Laissez-faire – Economic Theory
An economic theory from the 18th century that is strongly opposed to any government intervention in business affairs. In economics, laissez-faire is an environment in which transactions between private parties are free from state intervention including regulations taxes tariffs and enforced monopolies. It is the belief that economies and businesses function best when there is no interference by the government A laissez-faire state and completely free market has never existed, though the degree of government regulation varies considerably. So, is an economic system in which transactions between private parties are free from government intervention such as regulation, privileges, tariffs, and subsidies.
Fig: Difference between Laissez-faire and command economy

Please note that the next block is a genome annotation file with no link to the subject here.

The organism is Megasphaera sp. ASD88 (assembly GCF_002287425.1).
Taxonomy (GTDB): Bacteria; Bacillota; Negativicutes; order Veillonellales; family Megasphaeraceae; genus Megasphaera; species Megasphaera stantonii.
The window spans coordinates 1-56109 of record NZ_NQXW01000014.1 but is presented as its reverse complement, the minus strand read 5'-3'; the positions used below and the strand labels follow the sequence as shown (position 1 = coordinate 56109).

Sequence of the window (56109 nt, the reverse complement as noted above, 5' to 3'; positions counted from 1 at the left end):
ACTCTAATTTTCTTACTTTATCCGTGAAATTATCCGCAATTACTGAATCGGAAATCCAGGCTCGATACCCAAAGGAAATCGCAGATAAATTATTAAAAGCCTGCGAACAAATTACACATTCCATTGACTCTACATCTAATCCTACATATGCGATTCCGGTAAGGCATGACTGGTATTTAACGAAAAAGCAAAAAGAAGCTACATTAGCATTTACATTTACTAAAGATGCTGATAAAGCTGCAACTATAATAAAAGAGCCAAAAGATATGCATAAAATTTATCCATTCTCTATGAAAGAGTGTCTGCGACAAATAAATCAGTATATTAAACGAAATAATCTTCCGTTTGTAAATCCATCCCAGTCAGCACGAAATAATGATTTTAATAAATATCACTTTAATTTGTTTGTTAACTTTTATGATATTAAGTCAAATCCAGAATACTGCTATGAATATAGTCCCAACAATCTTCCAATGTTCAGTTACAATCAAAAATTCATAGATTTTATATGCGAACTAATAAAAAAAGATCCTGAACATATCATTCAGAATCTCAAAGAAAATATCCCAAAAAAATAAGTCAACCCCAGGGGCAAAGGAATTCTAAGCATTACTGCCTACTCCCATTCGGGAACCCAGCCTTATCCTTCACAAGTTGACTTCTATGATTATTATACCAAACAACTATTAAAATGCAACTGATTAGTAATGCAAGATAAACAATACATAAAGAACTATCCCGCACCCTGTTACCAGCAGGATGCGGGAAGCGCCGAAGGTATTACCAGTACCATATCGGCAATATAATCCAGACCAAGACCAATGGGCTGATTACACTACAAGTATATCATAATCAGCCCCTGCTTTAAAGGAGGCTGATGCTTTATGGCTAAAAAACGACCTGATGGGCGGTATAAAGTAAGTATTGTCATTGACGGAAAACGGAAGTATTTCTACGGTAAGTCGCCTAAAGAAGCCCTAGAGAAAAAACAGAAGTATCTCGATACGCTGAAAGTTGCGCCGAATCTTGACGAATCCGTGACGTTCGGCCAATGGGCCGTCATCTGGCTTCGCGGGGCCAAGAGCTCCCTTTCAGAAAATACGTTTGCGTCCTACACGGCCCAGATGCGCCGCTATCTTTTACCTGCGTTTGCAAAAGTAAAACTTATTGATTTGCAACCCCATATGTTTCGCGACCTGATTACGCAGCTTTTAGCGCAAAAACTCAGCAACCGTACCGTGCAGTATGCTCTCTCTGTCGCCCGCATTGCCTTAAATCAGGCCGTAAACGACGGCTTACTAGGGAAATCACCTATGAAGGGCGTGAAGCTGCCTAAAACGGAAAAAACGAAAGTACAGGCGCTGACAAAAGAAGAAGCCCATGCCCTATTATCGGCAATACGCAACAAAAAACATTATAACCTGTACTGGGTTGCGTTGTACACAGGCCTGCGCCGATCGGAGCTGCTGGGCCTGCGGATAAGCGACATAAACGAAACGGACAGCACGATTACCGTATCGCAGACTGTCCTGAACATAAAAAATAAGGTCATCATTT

Explanation- America had in the eighteenth century, fought a war with England over the government and business relations. Difficulties resulting from government interference with American business under British mercantilism were still fresh in the minds of business. It was no wonder that the men who framed the constitution were careful to define the role of the new government in terms of lasses fair ethic to them meant, “Let business alone”. The American Resolution need not be recounted here, but perhaps it is appropriate to look at the economic philosophies under which the new nation started. Armed with their, own experiences and supported by the laissez-faire ideology but freedom also brought with it a responsibility to formulate national policy concerning economic development, limited resource. Mercantile tradition favored support of agriculture and commercial activities.